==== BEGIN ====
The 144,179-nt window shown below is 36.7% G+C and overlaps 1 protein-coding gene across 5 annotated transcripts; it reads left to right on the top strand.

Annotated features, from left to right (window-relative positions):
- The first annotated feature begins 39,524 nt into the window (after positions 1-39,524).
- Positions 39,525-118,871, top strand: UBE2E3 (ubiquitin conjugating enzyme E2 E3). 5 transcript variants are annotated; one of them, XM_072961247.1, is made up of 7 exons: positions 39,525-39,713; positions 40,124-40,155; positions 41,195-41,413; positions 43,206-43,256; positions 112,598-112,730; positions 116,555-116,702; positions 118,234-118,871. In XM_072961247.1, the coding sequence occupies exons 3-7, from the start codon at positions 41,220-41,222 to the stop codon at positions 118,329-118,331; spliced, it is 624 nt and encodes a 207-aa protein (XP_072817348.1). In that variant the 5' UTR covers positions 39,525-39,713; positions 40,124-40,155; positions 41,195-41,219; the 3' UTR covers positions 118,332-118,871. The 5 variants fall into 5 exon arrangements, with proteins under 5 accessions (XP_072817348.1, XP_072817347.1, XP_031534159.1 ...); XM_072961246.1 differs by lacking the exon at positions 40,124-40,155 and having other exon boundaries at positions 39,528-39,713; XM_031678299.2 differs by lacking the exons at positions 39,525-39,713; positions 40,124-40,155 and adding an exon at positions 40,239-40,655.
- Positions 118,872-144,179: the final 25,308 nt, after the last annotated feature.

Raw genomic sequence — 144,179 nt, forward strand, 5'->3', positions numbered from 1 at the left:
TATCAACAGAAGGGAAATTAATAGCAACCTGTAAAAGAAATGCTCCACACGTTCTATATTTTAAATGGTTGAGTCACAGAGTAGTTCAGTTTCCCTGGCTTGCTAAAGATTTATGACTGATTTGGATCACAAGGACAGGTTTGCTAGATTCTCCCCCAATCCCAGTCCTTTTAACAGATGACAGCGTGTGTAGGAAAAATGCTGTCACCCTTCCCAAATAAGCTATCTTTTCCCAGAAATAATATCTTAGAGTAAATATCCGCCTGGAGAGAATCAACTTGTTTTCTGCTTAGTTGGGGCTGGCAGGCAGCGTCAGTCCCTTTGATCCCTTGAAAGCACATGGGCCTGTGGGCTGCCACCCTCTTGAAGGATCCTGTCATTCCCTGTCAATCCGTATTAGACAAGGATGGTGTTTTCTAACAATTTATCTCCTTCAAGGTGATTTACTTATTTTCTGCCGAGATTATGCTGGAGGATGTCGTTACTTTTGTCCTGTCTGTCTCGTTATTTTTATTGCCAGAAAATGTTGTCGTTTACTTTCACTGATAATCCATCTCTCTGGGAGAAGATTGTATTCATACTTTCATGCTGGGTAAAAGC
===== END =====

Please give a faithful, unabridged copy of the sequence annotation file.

The 144,179-nt window shown below is 36.7% G+C and overlaps 1 protein-coding gene across 5 annotated transcripts; it reads left to right on the top strand.

Annotated features, from left to right (window-relative positions):
- The first annotated feature begins 39,524 nt into the window (after positions 1-39,524).
- Positions 39,525-118,871, top strand: UBE2E3 (ubiquitin conjugating enzyme E2 E3). 5 transcript variants are annotated; one of them, XM_072961247.1, is made up of 7 exons: positions 39,525-39,713; positions 40,124-40,155; positions 41,195-41,413; positions 43,206-43,256; positions 112,598-112,730; positions 116,555-116,702; positions 118,234-118,871. In XM_072961247.1, the coding sequence occupies exons 3-7, from the start codon at positions 41,220-41,222 to the stop codon at positions 118,329-118,331; spliced, it is 624 nt and encodes a 207-aa protein (XP_072817348.1). In that variant the 5' UTR covers positions 39,525-39,713; positions 40,124-40,155; positions 41,195-41,219; the 3' UTR covers positions 118,332-118,871. The 5 variants fall into 5 exon arrangements, with proteins under 5 accessions (XP_072817348.1, XP_072817347.1, XP_031534159.1 ...); XM_072961246.1 differs by lacking the exon at positions 40,124-40,155 and having other exon boundaries at positions 39,528-39,713; XM_031678299.2 differs by lacking the exons at positions 39,525-39,713; positions 40,124-40,155 and adding an exon at positions 40,239-40,655.
- Positions 118,872-144,179: the final 25,308 nt, after the last annotated feature.

Raw genomic sequence — 144,179 nt, forward strand, 5'->3', positions numbered from 1 at the left:
TATCAACAGAAGGGAAATTAATAGCAACCTGTAAAAGAAATGCTCCACACGTTCTATATTTTAAATGGTTGAGTCACAGAGTAGTTCAGTTTCCCTGGCTTGCTAAAGATTTATGACTGATTTGGATCACAAGGACAGGTTTGCTAGATTCTCCCCCAATCCCAGTCCTTTTAACAGATGACAGCGTGTGTAGGAAAAATGCTGTCACCCTTCCCAAATAAGCTATCTTTTCCCAGAAATAATATCTTAGAGTAAATATCCGCCTGGAGAGAATCAACTTGTTTTCTGCTTAGTTGGGGCTGGCAGGCAGCGTCAGTCCCTTTGATCCCTTGAAAGCACATGGGCCTGTGGGCTGCCACCCTCTTGAAGGATCCTGTCATTCCCTGTCAATCCGTATTAGACAAGGATGGTGTTTTCTAACAATTTATCTCCTTCAAGGTGATTTACTTATTTTCTGCCGAGATTATGCTGGAGGATGTCGTTACTTTTGTCCTGTCTGTCTCGTTATTTTTATTGCCAGAAAATGTTGTCGTTTACTTTCACTGATAATCCATCTCTCTGGGAGAAGATTGTATTCATACTTTCATGCTGGGTAAAAGC